Thermal Analysis of Minerals

The following article is from The Great Soviet Encyclopedia (1979). It might be outdated or ideologically biased.

Thermal Analysis of Minerals


the investigation of mineral systems by means of thermal analysis. Thermal analysis was first applied to the study of minerals and rocks by the French scientist H. L. Le Chátelier in 1886. It is usually performed in conjunction with other methods; for example, combined thermal and thermogravimetric analysis makes it possible both to record heating and cooling curves and to detect changes in the weight of a substance during heating.

Thermal analysis is a reliable and convenient method for identifying many minerals. It is especially valuable in determining the composition of finely dispersed mechanical mixtures of minerals, for example, clays, bauxites, iron and manganese ores, cement materials, carbonate rocks, soils, and silts. The mineral content of a rock is estimated quantitatively by comparing the areas or heights corresponding to heat effects, the temperature peaks, and other features on thermograms of a specimen and a standard.

Thermal analysis is widely used for studying the mechanism and kinetics of phase transformations and chemical reactions that occur in minerals during heating. In such studies, particular attention is given to determining the heat effects and activation energies of chemical reactions involving minerals. Thermal analysis is also of use in solving more general geological problems, such as correlating sedimentary rocks in the construction of composite geologic sections, ascertaining the facies patterns with which minerals are associated, and establishing regional paragenesis.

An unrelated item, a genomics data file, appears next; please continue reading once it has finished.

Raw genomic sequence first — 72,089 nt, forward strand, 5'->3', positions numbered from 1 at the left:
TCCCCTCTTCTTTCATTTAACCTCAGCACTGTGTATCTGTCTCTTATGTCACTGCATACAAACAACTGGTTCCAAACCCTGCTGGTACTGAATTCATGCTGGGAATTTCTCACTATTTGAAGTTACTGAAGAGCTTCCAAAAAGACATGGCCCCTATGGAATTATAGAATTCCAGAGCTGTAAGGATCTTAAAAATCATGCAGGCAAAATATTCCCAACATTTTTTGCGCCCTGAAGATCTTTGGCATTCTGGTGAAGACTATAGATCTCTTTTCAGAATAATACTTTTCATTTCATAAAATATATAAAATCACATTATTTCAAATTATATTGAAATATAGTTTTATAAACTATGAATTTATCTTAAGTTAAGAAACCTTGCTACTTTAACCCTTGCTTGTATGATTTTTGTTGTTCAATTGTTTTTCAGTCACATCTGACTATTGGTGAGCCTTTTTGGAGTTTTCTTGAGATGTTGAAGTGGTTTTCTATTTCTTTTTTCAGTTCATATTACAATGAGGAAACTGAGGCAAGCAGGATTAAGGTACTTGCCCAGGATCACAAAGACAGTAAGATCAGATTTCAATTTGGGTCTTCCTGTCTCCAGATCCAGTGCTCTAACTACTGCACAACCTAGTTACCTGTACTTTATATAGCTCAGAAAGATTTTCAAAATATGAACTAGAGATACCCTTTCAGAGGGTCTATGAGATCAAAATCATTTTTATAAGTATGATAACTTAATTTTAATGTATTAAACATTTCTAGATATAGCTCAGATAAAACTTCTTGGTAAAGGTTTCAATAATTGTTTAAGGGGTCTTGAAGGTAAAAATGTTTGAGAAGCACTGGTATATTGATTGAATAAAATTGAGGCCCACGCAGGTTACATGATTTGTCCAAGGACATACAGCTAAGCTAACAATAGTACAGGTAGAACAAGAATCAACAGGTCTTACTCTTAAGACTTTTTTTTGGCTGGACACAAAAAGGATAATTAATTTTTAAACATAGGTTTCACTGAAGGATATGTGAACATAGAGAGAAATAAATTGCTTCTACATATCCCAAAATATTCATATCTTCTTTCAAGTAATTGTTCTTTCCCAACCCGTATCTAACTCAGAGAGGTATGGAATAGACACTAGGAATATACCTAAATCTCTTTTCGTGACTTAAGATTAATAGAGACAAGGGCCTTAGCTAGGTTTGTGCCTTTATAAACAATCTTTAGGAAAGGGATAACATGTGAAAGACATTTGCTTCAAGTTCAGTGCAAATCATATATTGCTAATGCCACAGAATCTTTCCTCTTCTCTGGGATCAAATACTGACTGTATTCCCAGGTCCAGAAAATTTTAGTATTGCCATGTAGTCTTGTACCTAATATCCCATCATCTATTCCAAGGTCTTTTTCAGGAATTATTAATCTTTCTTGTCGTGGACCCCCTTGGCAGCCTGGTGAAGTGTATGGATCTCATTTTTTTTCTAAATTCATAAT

Termicheskii analiz mineralov i gornykh porod. Leningrad, 1974.
Differential Thermal Analysis, vols. 1–2. Edited by R. C. Mackenzie. London, 1970–72.


The Great Soviet Encyclopedia, 3rd Edition (1970-1979). © 2010 The Gale Group, Inc. All rights reserved.